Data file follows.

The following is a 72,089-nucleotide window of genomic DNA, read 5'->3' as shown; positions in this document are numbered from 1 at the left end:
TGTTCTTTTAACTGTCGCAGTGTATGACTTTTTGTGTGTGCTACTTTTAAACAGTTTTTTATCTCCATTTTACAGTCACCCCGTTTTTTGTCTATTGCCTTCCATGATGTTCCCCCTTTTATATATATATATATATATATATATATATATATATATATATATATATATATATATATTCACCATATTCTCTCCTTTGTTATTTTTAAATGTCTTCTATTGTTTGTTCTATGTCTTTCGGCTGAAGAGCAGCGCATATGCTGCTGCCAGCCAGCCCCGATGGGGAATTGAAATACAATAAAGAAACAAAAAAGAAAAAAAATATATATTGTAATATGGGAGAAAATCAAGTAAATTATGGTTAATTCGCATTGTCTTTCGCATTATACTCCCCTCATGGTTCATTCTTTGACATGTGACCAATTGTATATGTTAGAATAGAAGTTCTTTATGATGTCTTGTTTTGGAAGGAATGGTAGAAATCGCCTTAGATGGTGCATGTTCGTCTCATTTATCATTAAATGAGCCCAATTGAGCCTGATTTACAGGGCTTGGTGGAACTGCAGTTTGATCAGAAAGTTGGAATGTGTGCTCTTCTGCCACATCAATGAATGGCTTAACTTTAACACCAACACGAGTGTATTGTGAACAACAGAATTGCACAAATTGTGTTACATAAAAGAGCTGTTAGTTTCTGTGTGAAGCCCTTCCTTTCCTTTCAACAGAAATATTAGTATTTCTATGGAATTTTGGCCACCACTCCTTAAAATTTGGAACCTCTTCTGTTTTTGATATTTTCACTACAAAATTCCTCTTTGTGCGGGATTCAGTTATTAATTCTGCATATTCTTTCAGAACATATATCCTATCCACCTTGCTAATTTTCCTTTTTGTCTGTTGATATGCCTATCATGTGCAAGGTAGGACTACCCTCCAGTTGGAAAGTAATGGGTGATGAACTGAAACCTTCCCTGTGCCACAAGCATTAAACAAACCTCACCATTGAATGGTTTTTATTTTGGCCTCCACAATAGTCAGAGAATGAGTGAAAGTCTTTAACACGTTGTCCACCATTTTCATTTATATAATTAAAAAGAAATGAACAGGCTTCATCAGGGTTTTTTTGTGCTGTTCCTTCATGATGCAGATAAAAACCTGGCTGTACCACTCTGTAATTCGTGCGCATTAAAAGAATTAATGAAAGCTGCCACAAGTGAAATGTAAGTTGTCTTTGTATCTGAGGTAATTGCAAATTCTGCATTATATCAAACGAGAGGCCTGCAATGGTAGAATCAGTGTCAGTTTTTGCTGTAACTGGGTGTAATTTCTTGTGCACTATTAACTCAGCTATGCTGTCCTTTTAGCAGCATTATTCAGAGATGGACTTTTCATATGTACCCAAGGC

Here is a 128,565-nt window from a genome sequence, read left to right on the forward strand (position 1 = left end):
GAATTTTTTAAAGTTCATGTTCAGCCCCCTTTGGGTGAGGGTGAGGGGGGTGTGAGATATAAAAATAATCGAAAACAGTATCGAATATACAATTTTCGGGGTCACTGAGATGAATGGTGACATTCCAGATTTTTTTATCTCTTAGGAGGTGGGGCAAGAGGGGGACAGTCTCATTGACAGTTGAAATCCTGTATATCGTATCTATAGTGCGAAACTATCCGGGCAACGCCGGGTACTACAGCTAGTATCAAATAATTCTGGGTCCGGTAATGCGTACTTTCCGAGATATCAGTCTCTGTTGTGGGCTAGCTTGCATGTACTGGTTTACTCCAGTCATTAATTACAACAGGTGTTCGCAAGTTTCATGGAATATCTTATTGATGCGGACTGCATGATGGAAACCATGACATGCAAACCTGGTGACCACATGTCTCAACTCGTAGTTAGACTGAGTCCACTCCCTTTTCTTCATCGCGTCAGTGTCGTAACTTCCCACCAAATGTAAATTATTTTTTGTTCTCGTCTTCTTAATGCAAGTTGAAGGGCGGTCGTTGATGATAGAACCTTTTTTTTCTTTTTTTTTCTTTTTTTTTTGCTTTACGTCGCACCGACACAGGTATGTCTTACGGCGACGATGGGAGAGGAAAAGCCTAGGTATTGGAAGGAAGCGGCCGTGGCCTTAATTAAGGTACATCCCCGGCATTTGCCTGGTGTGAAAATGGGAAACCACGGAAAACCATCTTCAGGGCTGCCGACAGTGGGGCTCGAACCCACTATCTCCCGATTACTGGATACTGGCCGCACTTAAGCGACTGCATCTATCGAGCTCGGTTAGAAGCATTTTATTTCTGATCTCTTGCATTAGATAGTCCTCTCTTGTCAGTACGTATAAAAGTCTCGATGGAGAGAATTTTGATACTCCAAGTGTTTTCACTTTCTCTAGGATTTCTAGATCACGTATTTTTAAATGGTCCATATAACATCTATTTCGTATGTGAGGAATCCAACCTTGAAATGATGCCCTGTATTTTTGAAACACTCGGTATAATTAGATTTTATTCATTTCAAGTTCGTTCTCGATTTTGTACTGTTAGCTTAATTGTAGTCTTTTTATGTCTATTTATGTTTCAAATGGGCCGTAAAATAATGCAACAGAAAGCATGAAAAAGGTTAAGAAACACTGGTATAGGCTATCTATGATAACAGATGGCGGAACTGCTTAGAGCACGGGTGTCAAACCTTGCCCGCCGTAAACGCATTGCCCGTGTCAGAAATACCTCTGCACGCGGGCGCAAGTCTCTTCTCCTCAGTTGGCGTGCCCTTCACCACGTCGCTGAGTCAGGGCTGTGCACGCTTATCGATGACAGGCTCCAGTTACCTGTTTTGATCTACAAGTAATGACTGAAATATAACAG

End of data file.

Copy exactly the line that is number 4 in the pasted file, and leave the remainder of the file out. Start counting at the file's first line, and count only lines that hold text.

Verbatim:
GAATTTTTTAAAGTTCATGTTCAGCCCCCTTTGGGTGAGGGTGAGGGGGGTGTGAGATATAAAAATAATCGAAAACAGTATCGAATATACAATTTTCGGGGTCACTGAGATGAATGGTGACATTCCAGATTTTTTTATCTCTTAGGAGGTGGGGCAAGAGGGGGACAGTCTCATTGACAGTTGAAATCCTGTATATCGTATCTATAGTGCGAAACTATCCGGGCAACGCCGGGTACTACAGCTAGTATCAAATAATTCTGGGTCCGGTAATGCGTACTTTCCGAGATATCAGTCTCTGTTGTGGGCTAGCTTGCATGTACTGGTTTACTCCAGTCATTAATTACAACAGGTGTTCGCAAGTTTCATGGAATATCTTATTGATGCGGACTGCATGATGGAAACCATGACATGCAAACCTGGTGACCACATGTCTCAACTCGTAGTTAGACTGAGTCCACTCCCTTTTCTTCATCGCGTCAGTGTCGTAACTTCCCACCAAATGTAAATTATTTTTTGTTCTCGTCTTCTTAATGCAAGTTGAAGGGCGGTCGTTGATGATAGAACCTTTTTTTTCTTTTTTTTTCTTTTTTTTTTGCTTTACGTCGCACCGACACAGGTATGTCTTACGGCGACGATGGGAGAGGAAAAGCCTAGGTATTGGAAGGAAGCGGCCGTGGCCTTAATTAAGGTACATCCCCGGCATTTGCCTGGTGTGAAAATGGGAAACCACGGAAAACCATCTTCAGGGCTGCCGACAGTGGGGCTCGAACCCACTATCTCCCGATTACTGGATACTGGCCGCACTTAAGCGACTGCATCTATCGAGCTCGGTTAGAAGCATTTTATTTCTGATCTCTTGCATTAGATAGTCCTCTCTTGTCAGTACGTATAAAAGTCTCGATGGAGAGAATTTTGATACTCCAAGTGTTTTCACTTTCTCTAGGATTTCTAGATCACGTATTTTTAAATGGTCCATATAACATCTATTTCGTATGTGAGGAATCCAACCTTGAAATGATGCCCTGTATTTTTGAAACACTCGGTATAATTAGATTTTATTCATTTCAAGTTCGTTCTCGATTTTGTACTGTTAGCTTAATTGTAGTCTTTTTATGTCTATTTATGTTTCAAATGGGCCGTAAAATAATGCAACAGAAAGCATGAAAAAGGTTAAGAAACACTGGTATAGGCTATCTATGATAACAGATGGCGGAACTGCTTAGAGCACGGGTGTCAAACCTTGCCCGCCGTAAACGCATTGCCCGTGTCAGAAATACCTCTGCACGCGGGCGCAAGTCTCTTCTCCTCAGTTGGCGTGCCCTTCACCACGTCGCTGAGTCAGGGCTGTGCACGCTTATCGATGACAGGCTCCAGTTACCTGTTTTGATCTACAAGTAATGACTGAAATATAACAG